I was thinking about sharing a few thoughts on this weeks lectionary text. We’ve come to the end of the “official” Easter season. Pentecost is right around the corner. Ascension Sunday is upon us. This week’s gospel lectionary presents a major problem. While it’s one thing to talk about the disciples encountering the risen Jesus in new ways following the resurrection, the story of the Ascension is just plain strange. I embrace this strangeness freely, in case you’re wondering. The strangeness helps us ask the right questions and get to the heart of the larger question. Yes, Jesus is here one minute issuing a litany of last minute Bible studies and in the next; he’s lifting off to resupply the international space station. Don’t get caught up in an overly literal reading of the text or we might miss the larger point altogether. Literally, we need to keep this down to earth.
From one perspective, it seems one of the hokiest ways to end the story of Jesus’ time with his disciples on Earth. From another, it seems incredibly dramatic and cool. Needless to say, I question the authorship and veracity of Luke 24:44-53. The vast majority of mainstream Biblical scholars share this same belief. Do I know what happened? No, I do not. I do not believe that Jesus flew up into heaven and disappeared into the clouds. This is because I believe the early church used the phrase “ascended into heaven”, to mean simply “he is no longer with us”. I don’t think the first century Christians took the word literally. I could be wrong. However, there’s outstanding research by first rate scholars in this country and Europe to support this idea. The idea of “ascending” is a (i.e. a 1st century way of understanding the cosmos when you have no other words to describe it) way of saying “Jesus isn’t here”. The entire ascension event seems like something Luke created to tell a better story to transition to the next volume of his story, Acts. That’s my educated guess, my opinion.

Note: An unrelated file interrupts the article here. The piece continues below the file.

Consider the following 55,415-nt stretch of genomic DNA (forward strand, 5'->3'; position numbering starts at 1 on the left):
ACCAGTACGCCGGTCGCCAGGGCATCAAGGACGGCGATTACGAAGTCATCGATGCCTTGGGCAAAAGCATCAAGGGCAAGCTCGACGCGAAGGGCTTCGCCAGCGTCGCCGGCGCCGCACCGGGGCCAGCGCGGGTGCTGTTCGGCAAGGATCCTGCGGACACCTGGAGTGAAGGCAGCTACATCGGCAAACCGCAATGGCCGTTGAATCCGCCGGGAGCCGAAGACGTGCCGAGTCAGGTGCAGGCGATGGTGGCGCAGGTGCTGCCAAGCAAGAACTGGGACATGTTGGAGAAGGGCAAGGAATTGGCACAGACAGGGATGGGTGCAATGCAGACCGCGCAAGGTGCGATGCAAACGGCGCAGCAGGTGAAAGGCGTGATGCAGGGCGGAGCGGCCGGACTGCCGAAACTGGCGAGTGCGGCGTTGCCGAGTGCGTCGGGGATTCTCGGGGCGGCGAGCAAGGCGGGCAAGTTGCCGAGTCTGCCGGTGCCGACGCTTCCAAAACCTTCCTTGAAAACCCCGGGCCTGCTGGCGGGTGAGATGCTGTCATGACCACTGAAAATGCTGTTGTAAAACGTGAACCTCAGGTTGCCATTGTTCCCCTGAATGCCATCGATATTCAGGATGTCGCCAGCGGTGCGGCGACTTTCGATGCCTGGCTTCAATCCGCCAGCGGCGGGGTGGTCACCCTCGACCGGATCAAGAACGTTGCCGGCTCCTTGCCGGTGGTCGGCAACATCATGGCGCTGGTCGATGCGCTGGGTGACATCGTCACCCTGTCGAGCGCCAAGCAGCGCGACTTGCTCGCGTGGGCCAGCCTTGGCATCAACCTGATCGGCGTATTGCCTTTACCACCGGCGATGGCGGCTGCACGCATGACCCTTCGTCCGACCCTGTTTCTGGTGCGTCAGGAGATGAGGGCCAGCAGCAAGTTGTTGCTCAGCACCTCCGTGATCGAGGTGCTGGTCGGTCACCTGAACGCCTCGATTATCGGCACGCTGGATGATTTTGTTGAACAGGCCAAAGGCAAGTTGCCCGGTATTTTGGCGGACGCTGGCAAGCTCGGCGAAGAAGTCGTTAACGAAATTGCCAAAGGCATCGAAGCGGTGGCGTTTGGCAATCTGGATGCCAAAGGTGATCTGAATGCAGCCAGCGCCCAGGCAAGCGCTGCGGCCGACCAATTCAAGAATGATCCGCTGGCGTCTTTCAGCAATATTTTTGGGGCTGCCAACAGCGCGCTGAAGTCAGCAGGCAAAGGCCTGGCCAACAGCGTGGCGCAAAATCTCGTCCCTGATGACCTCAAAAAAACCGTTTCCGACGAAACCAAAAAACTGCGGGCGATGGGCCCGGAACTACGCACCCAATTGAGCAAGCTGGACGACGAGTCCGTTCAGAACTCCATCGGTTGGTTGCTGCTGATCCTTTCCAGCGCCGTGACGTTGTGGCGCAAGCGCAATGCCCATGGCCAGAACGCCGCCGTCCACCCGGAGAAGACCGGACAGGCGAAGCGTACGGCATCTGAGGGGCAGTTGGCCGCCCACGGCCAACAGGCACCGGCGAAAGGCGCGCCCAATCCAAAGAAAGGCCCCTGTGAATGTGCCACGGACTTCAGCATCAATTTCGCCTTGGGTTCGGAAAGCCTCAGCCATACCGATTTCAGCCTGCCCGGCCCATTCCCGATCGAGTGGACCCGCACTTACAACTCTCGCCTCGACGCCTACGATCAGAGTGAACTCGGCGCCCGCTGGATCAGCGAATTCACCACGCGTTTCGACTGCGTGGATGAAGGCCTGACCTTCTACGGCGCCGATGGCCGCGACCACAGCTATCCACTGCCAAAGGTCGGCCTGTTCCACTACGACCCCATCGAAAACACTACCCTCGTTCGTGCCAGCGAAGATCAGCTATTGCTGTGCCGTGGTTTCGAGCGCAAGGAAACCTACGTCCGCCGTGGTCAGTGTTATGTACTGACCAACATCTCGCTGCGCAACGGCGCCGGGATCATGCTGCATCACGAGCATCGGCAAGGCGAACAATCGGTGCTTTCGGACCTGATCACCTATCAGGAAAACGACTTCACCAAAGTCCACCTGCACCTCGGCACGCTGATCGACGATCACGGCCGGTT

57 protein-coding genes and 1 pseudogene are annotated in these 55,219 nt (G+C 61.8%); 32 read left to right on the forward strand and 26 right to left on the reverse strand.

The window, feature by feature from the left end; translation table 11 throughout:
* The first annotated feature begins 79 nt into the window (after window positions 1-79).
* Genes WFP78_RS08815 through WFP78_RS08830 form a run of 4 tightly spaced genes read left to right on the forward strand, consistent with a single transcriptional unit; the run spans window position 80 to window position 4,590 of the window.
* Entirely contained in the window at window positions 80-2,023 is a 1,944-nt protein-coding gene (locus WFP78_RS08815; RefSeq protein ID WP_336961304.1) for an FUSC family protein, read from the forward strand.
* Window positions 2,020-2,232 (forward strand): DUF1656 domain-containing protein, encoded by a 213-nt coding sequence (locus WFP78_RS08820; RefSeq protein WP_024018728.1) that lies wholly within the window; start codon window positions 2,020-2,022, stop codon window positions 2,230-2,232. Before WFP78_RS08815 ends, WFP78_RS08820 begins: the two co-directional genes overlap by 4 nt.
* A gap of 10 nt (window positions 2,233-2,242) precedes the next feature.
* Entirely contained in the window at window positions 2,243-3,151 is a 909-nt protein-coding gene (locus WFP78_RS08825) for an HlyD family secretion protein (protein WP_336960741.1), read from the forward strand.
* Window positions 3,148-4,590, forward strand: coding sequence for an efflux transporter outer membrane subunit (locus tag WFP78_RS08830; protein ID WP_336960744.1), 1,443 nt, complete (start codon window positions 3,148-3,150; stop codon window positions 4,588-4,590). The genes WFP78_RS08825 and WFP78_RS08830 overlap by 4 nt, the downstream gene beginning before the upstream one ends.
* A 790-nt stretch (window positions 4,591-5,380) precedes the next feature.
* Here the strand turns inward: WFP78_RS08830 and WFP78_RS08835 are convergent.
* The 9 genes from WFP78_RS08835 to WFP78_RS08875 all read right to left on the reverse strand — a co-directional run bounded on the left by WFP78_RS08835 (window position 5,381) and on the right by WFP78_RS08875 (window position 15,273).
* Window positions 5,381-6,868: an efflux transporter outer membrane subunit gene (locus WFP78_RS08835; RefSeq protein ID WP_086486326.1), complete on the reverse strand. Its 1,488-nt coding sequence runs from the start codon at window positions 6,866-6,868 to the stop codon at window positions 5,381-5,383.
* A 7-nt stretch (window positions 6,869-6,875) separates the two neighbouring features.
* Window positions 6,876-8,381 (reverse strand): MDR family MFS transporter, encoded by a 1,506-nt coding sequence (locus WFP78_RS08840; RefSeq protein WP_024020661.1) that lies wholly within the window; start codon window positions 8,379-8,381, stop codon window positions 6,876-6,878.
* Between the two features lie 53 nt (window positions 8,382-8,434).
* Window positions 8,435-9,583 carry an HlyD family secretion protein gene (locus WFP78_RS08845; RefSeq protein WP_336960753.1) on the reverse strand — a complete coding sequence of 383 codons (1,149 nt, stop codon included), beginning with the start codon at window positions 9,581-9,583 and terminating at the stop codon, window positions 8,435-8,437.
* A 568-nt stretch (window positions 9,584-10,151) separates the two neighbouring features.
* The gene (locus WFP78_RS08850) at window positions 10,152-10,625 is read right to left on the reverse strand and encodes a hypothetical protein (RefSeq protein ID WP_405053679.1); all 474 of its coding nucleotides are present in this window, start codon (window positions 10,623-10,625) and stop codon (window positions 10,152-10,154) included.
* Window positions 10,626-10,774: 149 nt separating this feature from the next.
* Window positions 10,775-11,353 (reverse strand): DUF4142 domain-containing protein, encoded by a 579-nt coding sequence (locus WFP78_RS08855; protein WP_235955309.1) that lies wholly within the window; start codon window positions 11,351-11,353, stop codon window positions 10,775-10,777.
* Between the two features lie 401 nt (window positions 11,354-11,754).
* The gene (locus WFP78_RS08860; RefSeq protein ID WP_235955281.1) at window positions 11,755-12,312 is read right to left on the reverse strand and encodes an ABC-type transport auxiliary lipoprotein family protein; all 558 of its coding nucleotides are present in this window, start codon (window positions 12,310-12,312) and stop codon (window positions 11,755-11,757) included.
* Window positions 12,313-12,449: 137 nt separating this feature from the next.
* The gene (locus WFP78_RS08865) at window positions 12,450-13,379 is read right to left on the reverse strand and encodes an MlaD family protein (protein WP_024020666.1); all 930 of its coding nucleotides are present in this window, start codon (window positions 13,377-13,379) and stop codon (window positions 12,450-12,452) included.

The question presented by the Ascension isn’t the veracity of the Biblical text. It’s the truth behind the image. How do we learn to live without the physical reality of Christ in our lives? That’s what Jesus himself was preparing his disciples for his entire earthly ministry. Is it possible to be a Christian and follow the teachings of Jesus if Jesus isn’t here to guide us? This is the question we begin to wrestle with as we journey toward Pentecost. Who will guide us in the absence of Christ? What role does the church community play as the body of Christ when Christ’s physical body is gone? This is what this text is about; it is not about a jet pack Jesus.